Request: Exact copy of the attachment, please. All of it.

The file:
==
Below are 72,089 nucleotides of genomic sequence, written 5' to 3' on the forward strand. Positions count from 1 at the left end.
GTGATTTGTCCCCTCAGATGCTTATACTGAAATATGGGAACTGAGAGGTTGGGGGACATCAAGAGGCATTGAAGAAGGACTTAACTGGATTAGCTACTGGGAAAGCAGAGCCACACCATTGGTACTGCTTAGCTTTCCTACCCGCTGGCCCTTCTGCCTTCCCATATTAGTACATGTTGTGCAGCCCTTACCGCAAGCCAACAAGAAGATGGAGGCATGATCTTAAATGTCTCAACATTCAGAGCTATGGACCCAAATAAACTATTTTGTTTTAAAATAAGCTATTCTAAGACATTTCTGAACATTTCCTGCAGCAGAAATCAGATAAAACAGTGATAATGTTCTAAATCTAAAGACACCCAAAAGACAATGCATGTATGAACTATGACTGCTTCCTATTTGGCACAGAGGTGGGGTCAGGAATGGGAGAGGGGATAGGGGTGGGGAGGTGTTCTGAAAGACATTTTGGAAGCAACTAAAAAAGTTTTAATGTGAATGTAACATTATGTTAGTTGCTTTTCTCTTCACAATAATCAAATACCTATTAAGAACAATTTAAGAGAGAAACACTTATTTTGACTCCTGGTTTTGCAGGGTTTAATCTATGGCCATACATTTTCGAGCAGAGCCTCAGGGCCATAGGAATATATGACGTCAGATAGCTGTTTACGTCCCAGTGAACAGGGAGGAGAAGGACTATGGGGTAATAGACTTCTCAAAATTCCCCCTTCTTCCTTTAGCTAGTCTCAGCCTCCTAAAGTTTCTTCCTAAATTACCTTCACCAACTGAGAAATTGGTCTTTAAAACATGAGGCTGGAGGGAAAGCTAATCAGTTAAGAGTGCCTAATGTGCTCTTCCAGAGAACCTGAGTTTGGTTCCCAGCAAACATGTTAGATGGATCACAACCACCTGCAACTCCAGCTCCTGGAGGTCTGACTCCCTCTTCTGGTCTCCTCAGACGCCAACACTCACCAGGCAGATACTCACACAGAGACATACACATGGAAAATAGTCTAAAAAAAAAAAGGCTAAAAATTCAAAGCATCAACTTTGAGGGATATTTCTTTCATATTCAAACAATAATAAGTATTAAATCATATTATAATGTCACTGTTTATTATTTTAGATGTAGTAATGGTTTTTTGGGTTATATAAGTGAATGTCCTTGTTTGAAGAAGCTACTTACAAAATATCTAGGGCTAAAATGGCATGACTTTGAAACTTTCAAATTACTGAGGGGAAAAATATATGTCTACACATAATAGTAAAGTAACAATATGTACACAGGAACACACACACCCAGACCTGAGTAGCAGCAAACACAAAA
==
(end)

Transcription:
Below are 72,089 nucleotides of genomic sequence, written 5' to 3' on the forward strand. Positions count from 1 at the left end.
GTGATTTGTCCCCTCAGATGCTTATACTGAAATATGGGAACTGAGAGGTTGGGGGACATCAAGAGGCATTGAAGAAGGACTTAACTGGATTAGCTACTGGGAAAGCAGAGCCACACCATTGGTACTGCTTAGCTTTCCTACCCGCTGGCCCTTCTGCCTTCCCATATTAGTACATGTTGTGCAGCCCTTACCGCAAGCCAACAAGAAGATGGAGGCATGATCTTAAATGTCTCAACATTCAGAGCTATGGACCCAAATAAACTATTTTGTTTTAAAATAAGCTATTCTAAGACATTTCTGAACATTTCCTGCAGCAGAAATCAGATAAAACAGTGATAATGTTCTAAATCTAAAGACACCCAAAAGACAATGCATGTATGAACTATGACTGCTTCCTATTTGGCACAGAGGTGGGGTCAGGAATGGGAGAGGGGATAGGGGTGGGGAGGTGTTCTGAAAGACATTTTGGAAGCAACTAAAAAAGTTTTAATGTGAATGTAACATTATGTTAGTTGCTTTTCTCTTCACAATAATCAAATACCTATTAAGAACAATTTAAGAGAGAAACACTTATTTTGACTCCTGGTTTTGCAGGGTTTAATCTATGGCCATACATTTTCGAGCAGAGCCTCAGGGCCATAGGAATATATGACGTCAGATAGCTGTTTACGTCCCAGTGAACAGGGAGGAGAAGGACTATGGGGTAATAGACTTCTCAAAATTCCCCCTTCTTCCTTTAGCTAGTCTCAGCCTCCTAAAGTTTCTTCCTAAATTACCTTCACCAACTGAGAAATTGGTCTTTAAAACATGAGGCTGGAGGGAAAGCTAATCAGTTAAGAGTGCCTAATGTGCTCTTCCAGAGAACCTGAGTTTGGTTCCCAGCAAACATGTTAGATGGATCACAACCACCTGCAACTCCAGCTCCTGGAGGTCTGACTCCCTCTTCTGGTCTCCTCAGACGCCAACACTCACCAGGCAGATACTCACACAGAGACATACACATGGAAAATAGTCTAAAAAAAAAAAGGCTAAAAATTCAAAGCATCAACTTTGAGGGATATTTCTTTCATATTCAAACAATAATAAGTATTAAATCATATTATAATGTCACTGTTTATTATTTTAGATGTAGTAATGGTTTTTTGGGTTATATAAGTGAATGTCCTTGTTTGAAGAAGCTACTTACAAAATATCTAGGGCTAAAATGGCATGACTTTGAAACTTTCAAATTACTGAGGGGAAAAATATATGTCTACACATAATAGTAAAGTAACAATATGTACACAGGAACACACACACCCAGACCTGAGTAGCAGCAAACACAAAA